4. The provider
Most families have a great rapport with their providers, especially when they feel that the provider heard their concerns and addressed them and gave them the care and treatment they expected. There are some times in which your provider may give you advice contrary to what you expect. A typical example is when a parent demands a test or antibiotics that the provider thinks are not necessary at that particular time. Rather than getting upset and yelling at the provider, discuss this rationally and give the reasons why you want that particular test or antibiotic etc. Then, listen to what your provider has to say. Often times what you are requesting without being completely informed, may cause more harm to your child.
There is a joke made about a lady who went to her doctor demanding a new prostate medication she had heard about. Obviously she did not know that she did not need this medication… since she has no prostate. This is often the case when parents insist on what they want without fully understanding the implications. Physicians and providers are human and can definitely make errors. Please educate yourself and ask appropriate questions. Providers learn a lot by listening to their families. You live with your child so you know them better than we do. We take your concerns very seriously. If you feel that you were not heard, ask more questions or discuss this with the office management. Sometimes the problem may just be things were not explained to you adequately enough for your understanding.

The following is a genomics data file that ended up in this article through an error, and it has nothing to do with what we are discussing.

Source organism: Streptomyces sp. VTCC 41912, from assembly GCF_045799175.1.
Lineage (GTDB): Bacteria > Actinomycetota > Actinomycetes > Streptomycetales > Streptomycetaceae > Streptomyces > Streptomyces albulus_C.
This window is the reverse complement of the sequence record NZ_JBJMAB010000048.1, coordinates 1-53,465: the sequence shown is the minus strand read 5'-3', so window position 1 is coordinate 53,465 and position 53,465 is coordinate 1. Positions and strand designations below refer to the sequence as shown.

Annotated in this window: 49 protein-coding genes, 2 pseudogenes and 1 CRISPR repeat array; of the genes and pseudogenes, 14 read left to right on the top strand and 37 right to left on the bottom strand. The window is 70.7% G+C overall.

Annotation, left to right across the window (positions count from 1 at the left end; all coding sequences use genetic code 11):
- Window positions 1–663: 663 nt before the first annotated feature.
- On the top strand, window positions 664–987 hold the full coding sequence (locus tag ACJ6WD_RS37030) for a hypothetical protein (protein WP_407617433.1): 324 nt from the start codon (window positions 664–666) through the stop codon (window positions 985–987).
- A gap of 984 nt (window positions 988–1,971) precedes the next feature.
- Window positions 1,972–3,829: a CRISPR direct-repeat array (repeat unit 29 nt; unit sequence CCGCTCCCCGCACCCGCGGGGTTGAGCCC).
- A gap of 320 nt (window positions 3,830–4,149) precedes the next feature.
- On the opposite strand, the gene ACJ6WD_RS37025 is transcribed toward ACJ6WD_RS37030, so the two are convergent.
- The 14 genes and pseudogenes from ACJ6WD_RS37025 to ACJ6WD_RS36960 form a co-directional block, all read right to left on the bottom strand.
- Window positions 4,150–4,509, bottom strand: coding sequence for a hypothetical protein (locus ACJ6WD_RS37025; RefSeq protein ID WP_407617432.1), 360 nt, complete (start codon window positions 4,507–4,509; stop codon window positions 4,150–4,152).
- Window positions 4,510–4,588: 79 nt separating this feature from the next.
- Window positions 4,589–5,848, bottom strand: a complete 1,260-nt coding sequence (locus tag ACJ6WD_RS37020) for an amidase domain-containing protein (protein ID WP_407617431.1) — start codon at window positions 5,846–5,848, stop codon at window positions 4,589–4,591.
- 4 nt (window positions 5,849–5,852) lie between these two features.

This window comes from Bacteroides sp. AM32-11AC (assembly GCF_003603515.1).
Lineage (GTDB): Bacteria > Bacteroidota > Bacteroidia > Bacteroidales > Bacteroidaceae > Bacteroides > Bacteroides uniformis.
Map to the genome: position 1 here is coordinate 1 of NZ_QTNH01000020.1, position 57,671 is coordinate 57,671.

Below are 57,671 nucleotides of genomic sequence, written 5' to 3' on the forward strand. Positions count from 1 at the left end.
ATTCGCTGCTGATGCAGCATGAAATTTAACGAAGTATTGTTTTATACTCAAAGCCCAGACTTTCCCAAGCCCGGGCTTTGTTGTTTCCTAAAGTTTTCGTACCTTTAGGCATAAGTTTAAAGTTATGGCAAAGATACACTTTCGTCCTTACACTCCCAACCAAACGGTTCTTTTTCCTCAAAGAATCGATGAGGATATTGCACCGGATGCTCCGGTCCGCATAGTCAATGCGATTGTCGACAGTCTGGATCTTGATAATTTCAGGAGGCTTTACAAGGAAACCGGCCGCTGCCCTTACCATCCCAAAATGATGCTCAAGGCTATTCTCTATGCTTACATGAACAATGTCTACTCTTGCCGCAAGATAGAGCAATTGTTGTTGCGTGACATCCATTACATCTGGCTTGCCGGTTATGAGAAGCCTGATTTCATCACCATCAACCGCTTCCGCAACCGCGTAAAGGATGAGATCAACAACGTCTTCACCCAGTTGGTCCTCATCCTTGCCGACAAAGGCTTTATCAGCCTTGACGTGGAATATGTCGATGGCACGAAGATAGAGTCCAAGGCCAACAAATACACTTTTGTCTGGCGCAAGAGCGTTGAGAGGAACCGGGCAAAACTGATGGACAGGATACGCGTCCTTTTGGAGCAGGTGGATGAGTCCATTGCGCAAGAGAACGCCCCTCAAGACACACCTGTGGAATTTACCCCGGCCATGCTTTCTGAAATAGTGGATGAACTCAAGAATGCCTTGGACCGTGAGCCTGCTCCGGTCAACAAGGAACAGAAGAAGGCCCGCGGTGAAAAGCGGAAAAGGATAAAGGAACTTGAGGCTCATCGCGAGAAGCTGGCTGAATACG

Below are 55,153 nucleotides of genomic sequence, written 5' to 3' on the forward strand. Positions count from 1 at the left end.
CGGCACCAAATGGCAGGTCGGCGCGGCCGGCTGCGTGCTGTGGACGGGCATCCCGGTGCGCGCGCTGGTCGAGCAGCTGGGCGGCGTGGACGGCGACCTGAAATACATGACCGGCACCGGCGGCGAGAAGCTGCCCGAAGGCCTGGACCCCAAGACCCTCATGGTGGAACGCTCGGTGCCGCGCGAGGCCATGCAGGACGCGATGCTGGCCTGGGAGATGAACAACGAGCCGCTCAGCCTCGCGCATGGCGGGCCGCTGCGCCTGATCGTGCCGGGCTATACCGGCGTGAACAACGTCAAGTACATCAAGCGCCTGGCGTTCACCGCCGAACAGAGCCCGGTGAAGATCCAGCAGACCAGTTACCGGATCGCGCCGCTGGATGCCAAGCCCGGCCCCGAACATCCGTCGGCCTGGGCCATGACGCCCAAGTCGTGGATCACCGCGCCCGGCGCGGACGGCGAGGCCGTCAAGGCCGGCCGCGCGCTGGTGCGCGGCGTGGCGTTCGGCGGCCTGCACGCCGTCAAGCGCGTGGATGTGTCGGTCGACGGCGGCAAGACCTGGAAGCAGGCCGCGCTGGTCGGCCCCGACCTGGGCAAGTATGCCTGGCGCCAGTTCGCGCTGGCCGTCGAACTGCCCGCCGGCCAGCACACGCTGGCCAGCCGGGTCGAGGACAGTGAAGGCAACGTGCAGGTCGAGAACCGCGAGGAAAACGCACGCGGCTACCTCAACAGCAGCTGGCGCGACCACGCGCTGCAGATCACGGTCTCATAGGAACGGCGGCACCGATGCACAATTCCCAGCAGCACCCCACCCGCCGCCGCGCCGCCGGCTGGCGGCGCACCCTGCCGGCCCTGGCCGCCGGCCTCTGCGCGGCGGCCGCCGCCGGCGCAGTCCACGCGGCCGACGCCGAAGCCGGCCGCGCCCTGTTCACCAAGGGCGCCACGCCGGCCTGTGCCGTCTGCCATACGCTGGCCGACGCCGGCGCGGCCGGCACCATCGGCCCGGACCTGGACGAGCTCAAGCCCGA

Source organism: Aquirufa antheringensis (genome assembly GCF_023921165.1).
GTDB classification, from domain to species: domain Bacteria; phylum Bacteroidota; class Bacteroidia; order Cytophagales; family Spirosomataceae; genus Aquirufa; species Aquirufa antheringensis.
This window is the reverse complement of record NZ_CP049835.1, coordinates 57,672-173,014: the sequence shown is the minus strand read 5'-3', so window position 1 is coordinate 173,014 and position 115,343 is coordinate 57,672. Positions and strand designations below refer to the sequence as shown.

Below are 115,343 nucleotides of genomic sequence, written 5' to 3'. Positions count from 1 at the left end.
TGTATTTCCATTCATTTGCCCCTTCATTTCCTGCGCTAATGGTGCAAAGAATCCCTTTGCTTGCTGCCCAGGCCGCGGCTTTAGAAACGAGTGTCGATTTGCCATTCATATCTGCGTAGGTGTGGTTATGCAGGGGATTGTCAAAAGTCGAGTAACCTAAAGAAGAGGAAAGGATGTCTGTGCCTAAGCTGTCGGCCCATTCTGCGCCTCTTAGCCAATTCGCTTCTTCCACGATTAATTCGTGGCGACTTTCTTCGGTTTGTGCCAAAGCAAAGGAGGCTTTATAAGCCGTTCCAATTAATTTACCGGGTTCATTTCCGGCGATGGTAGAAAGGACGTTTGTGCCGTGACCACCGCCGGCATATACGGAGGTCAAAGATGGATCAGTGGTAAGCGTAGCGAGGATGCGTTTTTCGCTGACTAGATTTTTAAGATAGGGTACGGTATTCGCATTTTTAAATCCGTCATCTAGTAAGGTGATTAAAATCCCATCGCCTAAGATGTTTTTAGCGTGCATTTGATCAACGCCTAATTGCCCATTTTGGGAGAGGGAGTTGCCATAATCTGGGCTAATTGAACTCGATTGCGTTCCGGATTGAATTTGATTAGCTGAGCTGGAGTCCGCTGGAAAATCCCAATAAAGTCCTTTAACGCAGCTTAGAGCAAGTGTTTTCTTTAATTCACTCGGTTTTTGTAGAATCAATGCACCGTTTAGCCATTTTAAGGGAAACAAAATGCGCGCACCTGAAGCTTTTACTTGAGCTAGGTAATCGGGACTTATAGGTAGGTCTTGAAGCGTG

Be honest with your provider without being rude about it. We also want to improve and make your office visit a pleasant one. Avoid yelling and discussing your visit in front of other patients, which increases tension for yourself and for them, creating further conflict in the office. Remember, when all else fails, you have the right to a second opinion. Providers do what they do because they want to help make lives better for you and your children. You are important in making this happen. Realize the power you have in reducing conflict in your pediatrician’s office and use this to make the experience a great one for both you and your children.
Conflict in the pediatrician’s office, can easily be avoided by appropriate communication between parents and staff members at every level of interaction. Parents and staff members working together as a team have the power to make the office visit an enjoyable experience for everyone. Together, we can make this experience a great one, one day at a time and one family at a time.